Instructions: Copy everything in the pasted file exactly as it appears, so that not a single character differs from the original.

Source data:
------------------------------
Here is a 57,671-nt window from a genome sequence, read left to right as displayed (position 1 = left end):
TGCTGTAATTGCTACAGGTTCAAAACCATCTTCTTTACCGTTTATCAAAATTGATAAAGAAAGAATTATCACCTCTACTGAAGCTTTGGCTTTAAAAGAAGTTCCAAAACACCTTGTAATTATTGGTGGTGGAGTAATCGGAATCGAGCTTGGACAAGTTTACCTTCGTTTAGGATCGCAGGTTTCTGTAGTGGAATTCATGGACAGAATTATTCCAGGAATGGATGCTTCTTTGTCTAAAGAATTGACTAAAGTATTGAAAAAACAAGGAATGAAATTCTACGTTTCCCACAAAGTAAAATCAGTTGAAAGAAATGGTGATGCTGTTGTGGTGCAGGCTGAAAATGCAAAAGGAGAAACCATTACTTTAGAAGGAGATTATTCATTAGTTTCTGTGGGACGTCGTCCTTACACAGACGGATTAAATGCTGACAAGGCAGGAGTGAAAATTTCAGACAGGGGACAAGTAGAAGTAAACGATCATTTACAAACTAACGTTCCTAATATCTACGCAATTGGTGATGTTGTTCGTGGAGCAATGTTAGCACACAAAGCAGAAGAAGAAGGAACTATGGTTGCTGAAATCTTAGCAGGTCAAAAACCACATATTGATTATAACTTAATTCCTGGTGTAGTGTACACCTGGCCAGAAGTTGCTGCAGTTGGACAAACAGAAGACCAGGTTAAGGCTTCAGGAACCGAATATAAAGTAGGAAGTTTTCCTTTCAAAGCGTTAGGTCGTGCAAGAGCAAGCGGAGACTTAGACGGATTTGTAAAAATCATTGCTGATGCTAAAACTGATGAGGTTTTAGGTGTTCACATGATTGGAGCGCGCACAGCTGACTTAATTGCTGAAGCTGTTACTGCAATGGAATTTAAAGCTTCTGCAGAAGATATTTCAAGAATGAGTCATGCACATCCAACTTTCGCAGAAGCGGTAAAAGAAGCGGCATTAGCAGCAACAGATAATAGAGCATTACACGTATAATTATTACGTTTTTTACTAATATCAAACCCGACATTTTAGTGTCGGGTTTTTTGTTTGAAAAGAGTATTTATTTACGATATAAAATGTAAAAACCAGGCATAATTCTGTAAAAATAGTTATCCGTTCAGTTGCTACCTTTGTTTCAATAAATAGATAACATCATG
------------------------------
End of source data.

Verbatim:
Here is a 57,671-nt window from a genome sequence, read left to right as displayed (position 1 = left end):
TGCTGTAATTGCTACAGGTTCAAAACCATCTTCTTTACCGTTTATCAAAATTGATAAAGAAAGAATTATCACCTCTACTGAAGCTTTGGCTTTAAAAGAAGTTCCAAAACACCTTGTAATTATTGGTGGTGGAGTAATCGGAATCGAGCTTGGACAAGTTTACCTTCGTTTAGGATCGCAGGTTTCTGTAGTGGAATTCATGGACAGAATTATTCCAGGAATGGATGCTTCTTTGTCTAAAGAATTGACTAAAGTATTGAAAAAACAAGGAATGAAATTCTACGTTTCCCACAAAGTAAAATCAGTTGAAAGAAATGGTGATGCTGTTGTGGTGCAGGCTGAAAATGCAAAAGGAGAAACCATTACTTTAGAAGGAGATTATTCATTAGTTTCTGTGGGACGTCGTCCTTACACAGACGGATTAAATGCTGACAAGGCAGGAGTGAAAATTTCAGACAGGGGACAAGTAGAAGTAAACGATCATTTACAAACTAACGTTCCTAATATCTACGCAATTGGTGATGTTGTTCGTGGAGCAATGTTAGCACACAAAGCAGAAGAAGAAGGAACTATGGTTGCTGAAATCTTAGCAGGTCAAAAACCACATATTGATTATAACTTAATTCCTGGTGTAGTGTACACCTGGCCAGAAGTTGCTGCAGTTGGACAAACAGAAGACCAGGTTAAGGCTTCAGGAACCGAATATAAAGTAGGAAGTTTTCCTTTCAAAGCGTTAGGTCGTGCAAGAGCAAGCGGAGACTTAGACGGATTTGTAAAAATCATTGCTGATGCTAAAACTGATGAGGTTTTAGGTGTTCACATGATTGGAGCGCGCACAGCTGACTTAATTGCTGAAGCTGTTACTGCAATGGAATTTAAAGCTTCTGCAGAAGATATTTCAAGAATGAGTCATGCACATCCAACTTTCGCAGAAGCGGTAAAAGAAGCGGCATTAGCAGCAACAGATAATAGAGCATTACACGTATAATTATTACGTTTTTTACTAATATCAAACCCGACATTTTAGTGTCGGGTTTTTTGTTTGAAAAGAGTATTTATTTACGATATAAAATGTAAAAACCAGGCATAATTCTGTAAAAATAGTTATCCGTTCAGTTGCTACCTTTGTTTCAATAAATAGATAACATCATG